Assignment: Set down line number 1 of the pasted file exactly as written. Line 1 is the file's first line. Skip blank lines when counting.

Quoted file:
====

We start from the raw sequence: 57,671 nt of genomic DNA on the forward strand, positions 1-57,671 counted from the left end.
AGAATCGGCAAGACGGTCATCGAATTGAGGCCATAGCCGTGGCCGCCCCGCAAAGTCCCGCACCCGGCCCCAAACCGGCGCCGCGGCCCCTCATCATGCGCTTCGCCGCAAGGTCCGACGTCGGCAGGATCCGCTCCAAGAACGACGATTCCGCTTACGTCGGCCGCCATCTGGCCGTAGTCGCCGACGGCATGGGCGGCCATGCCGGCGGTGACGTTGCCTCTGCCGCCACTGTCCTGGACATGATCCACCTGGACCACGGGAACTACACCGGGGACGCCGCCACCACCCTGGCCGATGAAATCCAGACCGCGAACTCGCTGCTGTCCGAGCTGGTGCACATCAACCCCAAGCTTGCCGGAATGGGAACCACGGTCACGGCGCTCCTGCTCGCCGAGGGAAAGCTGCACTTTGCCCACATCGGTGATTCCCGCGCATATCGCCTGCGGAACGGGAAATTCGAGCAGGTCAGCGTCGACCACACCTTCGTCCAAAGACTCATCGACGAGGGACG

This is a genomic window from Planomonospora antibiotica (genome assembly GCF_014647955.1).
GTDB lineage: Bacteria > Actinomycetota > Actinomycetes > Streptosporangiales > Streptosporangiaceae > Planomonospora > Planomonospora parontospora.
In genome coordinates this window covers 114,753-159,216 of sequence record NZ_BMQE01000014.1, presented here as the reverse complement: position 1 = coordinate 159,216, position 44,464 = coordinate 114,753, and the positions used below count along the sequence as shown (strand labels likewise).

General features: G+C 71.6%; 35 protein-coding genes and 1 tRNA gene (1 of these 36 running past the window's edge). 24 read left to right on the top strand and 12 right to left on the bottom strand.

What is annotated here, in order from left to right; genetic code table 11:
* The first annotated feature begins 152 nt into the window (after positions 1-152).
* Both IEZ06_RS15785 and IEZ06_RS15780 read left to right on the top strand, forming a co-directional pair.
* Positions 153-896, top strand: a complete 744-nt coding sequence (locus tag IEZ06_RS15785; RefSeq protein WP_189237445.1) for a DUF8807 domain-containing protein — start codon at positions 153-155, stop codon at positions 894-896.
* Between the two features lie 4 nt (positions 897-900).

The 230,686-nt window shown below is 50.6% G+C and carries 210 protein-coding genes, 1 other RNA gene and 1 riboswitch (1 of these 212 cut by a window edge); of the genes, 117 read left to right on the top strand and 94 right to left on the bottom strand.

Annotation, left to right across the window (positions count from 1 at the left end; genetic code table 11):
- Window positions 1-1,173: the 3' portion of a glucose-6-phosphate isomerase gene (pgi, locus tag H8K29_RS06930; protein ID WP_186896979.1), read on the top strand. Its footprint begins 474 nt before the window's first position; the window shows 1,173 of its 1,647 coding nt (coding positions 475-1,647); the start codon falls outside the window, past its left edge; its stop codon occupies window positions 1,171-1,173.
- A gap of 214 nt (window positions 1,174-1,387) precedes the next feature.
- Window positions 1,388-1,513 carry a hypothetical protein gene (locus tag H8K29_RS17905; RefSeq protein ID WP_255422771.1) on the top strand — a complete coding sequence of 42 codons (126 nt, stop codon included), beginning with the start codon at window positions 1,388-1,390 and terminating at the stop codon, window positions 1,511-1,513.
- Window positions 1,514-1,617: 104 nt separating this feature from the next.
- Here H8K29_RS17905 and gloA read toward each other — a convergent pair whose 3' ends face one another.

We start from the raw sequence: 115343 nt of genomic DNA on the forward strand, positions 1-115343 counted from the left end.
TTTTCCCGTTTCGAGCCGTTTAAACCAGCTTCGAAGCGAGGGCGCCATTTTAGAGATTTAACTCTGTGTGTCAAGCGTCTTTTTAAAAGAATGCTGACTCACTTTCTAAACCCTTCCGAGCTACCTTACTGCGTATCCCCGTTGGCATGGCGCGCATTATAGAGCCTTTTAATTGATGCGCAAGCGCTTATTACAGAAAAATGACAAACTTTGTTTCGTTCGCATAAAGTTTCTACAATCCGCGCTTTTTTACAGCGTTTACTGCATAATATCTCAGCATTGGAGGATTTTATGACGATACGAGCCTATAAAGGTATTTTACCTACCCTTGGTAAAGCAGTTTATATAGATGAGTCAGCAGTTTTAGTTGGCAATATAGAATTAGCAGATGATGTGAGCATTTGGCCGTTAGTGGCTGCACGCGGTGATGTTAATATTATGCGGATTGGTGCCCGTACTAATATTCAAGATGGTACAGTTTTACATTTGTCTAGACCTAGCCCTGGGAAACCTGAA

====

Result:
We start from the raw sequence: 57,671 nt of genomic DNA on the forward strand, positions 1-57,671 counted from the left end.